Hopeful, But Not Optimistic

George Mitchell has returned from his first foray to the Middle East. He will now study his initial findings, await the results of Israel’s election, and then revisit the region at month’s end.

I have deep respect for Mitchell’s work. And while he gives me hope, I still find it hard to be optimistic about prospects for Middle East peace. The accumulated failures of the past have taken a significant toll on all involved. Entrenched divisions, hardened attitudes, and bad behavior define the political landscape on both the Israeli and Arab sides. Internal Arab rifts are well-known, with the intra-Palestinian divide now spilling over and being reflected in competing camps that shape the politics of the broader region.

The problems in Israel are no less acute. As this week’s election will demonstrate, the center of Israeli politics has moved rightward. Pre-election polls show Likud and Kadima vying for the lead, followed by Yisrael Beiteinu and Labor (a mere shadow of its former self) competing for third place.

What a lineup!

Likud and its leader, Benjamin Netanyahu, are too well-known. In 1996 he telegraphed his intention to "make a clean break and end the Oslo process" – and he did just that. He left office in 1998 under a cloud of scandal only to return a decade later – older wine in an older bottle – still averse to ceding West Bank land and East Jerusalem to the Palestinians, but declaring his intention to make "economic peace" instead. In any other country, the Yisrael Beiteinu of Avigdor Lieberman would be seen as racist; but, with a strong base of support among Russian-immigrant voters, who have long complained of being marginalized, this party – with its agenda of "transferring" Arabs – will do well, and be able to secure significant cabinet posts in a new government.

Kadima and Labor, who together form the current government will, in all probability, not win enough seats to return. And while both are seen in the U.S. as the parties who agree to withdraw from Palestinian territories, their performance over the last several years has not reassured Palestinians of their peaceful intent.

While all this is playing out on the surface of Israeli politics, more insidious developments occur on a deeper level. Like an aggressive malignancy, settlements in the West Bank continue to grow, spreading out both within and beyond Israel’s intrusive wall/barrier. As a spectacular segment on "60 Minutes" (a popular U.S. television program) made clear a few weeks back, the size and location of the settlements, and the fierce intensity of the settler movement, have all but made a two-state solution impossible.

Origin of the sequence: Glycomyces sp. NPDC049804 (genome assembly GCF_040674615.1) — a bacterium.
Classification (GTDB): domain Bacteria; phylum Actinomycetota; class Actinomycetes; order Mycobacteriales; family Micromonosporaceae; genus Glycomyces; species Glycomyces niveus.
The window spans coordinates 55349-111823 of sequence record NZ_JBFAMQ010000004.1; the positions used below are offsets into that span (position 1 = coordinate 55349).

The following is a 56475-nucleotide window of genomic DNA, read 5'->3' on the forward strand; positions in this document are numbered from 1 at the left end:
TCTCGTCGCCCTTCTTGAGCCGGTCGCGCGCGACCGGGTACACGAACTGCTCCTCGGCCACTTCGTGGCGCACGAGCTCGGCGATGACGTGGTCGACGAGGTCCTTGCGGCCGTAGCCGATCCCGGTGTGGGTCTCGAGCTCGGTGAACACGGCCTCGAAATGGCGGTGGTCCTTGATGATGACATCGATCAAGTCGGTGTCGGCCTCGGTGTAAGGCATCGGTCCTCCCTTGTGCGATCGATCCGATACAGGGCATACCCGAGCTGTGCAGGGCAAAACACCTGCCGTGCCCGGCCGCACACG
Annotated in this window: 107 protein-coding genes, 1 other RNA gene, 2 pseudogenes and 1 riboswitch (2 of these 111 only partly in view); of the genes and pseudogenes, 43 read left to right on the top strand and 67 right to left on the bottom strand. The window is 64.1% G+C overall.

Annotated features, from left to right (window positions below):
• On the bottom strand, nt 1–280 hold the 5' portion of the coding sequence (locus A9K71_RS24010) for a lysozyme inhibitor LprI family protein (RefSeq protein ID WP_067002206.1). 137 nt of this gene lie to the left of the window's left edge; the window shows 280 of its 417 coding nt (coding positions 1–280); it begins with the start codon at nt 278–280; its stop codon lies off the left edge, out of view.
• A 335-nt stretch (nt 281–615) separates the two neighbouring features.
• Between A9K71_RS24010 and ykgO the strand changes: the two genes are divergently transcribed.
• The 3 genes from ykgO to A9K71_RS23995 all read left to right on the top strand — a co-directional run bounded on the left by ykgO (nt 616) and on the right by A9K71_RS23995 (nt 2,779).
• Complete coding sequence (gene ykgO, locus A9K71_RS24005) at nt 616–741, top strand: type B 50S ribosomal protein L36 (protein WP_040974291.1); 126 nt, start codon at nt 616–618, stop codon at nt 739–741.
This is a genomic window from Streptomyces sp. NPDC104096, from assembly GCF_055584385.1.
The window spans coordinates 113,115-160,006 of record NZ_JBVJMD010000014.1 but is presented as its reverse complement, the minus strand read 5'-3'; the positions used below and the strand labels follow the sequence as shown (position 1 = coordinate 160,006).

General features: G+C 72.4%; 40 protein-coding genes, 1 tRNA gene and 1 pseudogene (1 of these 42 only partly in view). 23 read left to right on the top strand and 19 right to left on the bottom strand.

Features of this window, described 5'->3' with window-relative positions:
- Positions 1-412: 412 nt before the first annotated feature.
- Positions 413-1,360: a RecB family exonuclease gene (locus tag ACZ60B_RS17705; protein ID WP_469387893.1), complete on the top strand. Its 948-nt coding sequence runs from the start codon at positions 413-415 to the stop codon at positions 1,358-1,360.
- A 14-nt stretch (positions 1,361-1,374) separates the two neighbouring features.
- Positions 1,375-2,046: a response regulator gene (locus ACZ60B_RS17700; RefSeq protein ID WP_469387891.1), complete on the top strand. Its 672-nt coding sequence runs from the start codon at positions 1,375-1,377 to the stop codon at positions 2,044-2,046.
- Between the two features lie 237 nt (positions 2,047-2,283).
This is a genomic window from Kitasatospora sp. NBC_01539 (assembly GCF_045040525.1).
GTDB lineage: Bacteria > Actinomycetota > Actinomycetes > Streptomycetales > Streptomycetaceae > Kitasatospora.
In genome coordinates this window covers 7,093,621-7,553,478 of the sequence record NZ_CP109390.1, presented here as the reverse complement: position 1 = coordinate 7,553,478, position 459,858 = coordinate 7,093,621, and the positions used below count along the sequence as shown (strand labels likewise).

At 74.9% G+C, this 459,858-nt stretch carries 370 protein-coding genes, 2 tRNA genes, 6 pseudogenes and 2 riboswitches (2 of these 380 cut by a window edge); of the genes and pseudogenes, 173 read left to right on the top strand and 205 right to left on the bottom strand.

A full picture of this sad state of affairs was revealed recently in the Israeli press. An official military tally of West Bank settlements, established that 75% of all settlement developments are, even by Israeli law, "unauthorized," having been built on Palestinian-owned land without government permits. On reviewing the report, an Israeli lawyer remarked that it only reinforced his view that an extra-governmental settler regime operates outside the law beyond the control of Israeli authorities, whether from the right or the left.

And so it is, with Israel moving to the right, confounded by a settler movement that is a law unto itself, and with Palestinians and the Arab world deeply divided, it is difficult to be optimistic. But I can be hopeful that, with the appointment of George Mitchell, the region is getting what may very well be its last chance at securing peace and two state solution to the Israeli-Palestinian conflict.

In his successful effort in achieving Irish peace, Mitchell confronted not only a deep divide between the nationalist and unionist groups in Northern Ireland; but also intense rivalries between militant and more moderate forces within each camp. In Ireland, Mitchell also had to deal with eight centuries of spilled blood and memories of ethnic cleansing and near-genocidal famine. There were also widely divergent views of what could constitute Irish peace, with neither side accepting the legitimacy of the other. Many thought it impossible to thread that needle.

But what Mitchell and other skilled negotiators knew, was that success required the absence of onerous preconditions, creative problem-solving, goodwill, and tremendous patience. In Ireland, it required fifteen years, from the Good Friday Accords to the capstone agreement that sealed the process.

Even with this record, success, or even progress, is not assured. That is why I cannot be optimistic. But I can be hopeful, because Mitchell’s skill combined with the full support of the U.S. President, provide the region with its last best chance.